The Biden-Harris administration has unveiled its space priority framework, which gives an overview of how the administration plans to develop and implement national space policy and strategy going forward, including protecting space-related critical infrastructure and strengthening the security of the nation’ space industrial base.

The framework emphasized that the nation seeks to enhance the security and resilience of space systems that provide or support critical infrastructure from malicious activities and natural hazards. To this end, the U.S. will also enhance the protection of critical terrestrial infrastructure from space weather events, disrupting services such as electric power, telecommunications, water supply, health care, and transportation.

Space systems are an essential component of U.S. critical infrastructure because they directly provide important services that enable other critical infrastructure sectors and industries. Yet space-related assets were not considered one of 16 critical infrastructure sectors designated by the Presidential Policy Directive 21. Yet because space assets are now integrated into almost all essential sectors and functions a recent white paper by the Intelligence and National Security Alliance argued that the Federal government should classify U.S. space systems as critical infrastructure.

Additionally, the administration also vowed to “work with the commercial space industry and other non-governmental space developers and operators to improve the cybersecurity of space systems, ensure efficient spectrum access, and strengthen the resilience of supply chains across the nation’s space industrial base,” the statement noted.

And to bolster space mission assurance, the U.S. will also leverage new commercial space capabilities and services to meet national security requirements and deepen the integration of U.S. national security space capabilities and activities with its allies and partners.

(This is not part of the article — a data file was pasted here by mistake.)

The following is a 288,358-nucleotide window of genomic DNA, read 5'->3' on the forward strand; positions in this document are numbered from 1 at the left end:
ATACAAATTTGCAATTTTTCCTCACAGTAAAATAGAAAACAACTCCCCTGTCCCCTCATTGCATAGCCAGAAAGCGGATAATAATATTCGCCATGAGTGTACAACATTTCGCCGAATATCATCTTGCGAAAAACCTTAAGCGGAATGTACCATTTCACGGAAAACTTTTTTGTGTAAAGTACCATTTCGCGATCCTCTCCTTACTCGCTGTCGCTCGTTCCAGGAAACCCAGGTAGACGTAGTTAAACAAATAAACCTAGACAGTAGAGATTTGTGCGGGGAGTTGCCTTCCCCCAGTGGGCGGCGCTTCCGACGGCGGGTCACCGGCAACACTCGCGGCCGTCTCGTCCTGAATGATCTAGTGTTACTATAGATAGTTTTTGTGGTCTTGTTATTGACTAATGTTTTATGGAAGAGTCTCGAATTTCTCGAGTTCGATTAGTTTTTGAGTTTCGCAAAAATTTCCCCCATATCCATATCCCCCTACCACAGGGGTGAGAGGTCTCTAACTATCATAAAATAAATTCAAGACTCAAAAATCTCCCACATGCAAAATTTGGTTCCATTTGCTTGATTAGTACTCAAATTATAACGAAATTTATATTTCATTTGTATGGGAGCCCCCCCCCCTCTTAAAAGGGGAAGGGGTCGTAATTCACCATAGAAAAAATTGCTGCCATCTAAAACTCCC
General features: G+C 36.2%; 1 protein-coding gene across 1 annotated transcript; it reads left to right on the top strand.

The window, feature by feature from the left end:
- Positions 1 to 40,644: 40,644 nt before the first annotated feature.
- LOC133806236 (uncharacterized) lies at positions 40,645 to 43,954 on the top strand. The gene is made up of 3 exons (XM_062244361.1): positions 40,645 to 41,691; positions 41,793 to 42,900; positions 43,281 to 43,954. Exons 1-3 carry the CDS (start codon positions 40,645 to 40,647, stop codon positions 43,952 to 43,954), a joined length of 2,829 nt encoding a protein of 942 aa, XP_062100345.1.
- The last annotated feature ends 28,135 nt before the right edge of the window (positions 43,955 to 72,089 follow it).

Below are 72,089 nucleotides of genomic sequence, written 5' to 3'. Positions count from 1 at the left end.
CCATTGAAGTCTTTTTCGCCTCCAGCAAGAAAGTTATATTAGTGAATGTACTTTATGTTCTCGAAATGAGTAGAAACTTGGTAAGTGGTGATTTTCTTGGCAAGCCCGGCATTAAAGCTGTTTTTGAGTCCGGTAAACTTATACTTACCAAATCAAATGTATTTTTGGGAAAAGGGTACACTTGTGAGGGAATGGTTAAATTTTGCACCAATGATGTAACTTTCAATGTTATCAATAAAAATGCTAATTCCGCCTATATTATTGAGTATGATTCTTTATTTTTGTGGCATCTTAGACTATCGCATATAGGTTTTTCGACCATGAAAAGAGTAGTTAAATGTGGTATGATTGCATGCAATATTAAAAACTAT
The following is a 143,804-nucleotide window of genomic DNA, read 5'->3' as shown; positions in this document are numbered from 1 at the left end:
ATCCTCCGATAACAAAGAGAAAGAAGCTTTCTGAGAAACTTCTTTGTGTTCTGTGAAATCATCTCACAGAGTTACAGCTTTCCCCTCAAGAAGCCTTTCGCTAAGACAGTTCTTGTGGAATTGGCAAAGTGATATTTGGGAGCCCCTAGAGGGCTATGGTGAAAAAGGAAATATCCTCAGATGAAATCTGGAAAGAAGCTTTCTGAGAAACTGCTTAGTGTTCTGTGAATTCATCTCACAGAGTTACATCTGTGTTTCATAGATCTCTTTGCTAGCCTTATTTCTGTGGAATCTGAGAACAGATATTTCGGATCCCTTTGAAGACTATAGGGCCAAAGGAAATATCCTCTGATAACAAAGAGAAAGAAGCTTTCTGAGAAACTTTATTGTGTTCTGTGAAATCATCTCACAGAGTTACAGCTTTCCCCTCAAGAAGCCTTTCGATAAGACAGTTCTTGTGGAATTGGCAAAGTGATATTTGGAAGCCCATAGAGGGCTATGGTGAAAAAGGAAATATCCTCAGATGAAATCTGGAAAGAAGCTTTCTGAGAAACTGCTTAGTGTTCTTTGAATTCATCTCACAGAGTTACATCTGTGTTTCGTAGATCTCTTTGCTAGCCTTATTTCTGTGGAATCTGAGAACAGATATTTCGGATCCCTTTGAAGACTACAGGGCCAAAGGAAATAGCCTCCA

President Biden also signed an executive order expanding the membership of the National Space Council as part of efforts to harness space technologies to advance science and math education and tackle climate change. The group that usually focuses on national security, space exploration, and commerce will also include the secretaries of Education, Labor, Agriculture and Interior, and the national climate adviser.

Additionally, according to the framework, the U.S. will engage diplomatically with strategic competitors to enhance stability in outer space. This comes as calls for enhanced security for space systems following Russian action, which created thousands of pieces of debris that pose new hazards in an increasingly congested low-Earth orbit.

“We must demand responsibility from all space-faring nations,” Vice President Kamala Harris said during the inaugural meeting of the National Space Council on Dec 1st. “We must expand rules and norms on safety and security, on transparency and cooperation, to include military, commercial and civil space activity.”

The administration vowed that U.S. national security space operations would continue to comply with applicable international law and demonstrate leadership in the responsible use of space and stewardship of the space environment.

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Lisbeth Perez
Lisbeth Perez
Lisbeth Perez is a MeriTalk Senior Technology Reporter covering the intersection of government and technology.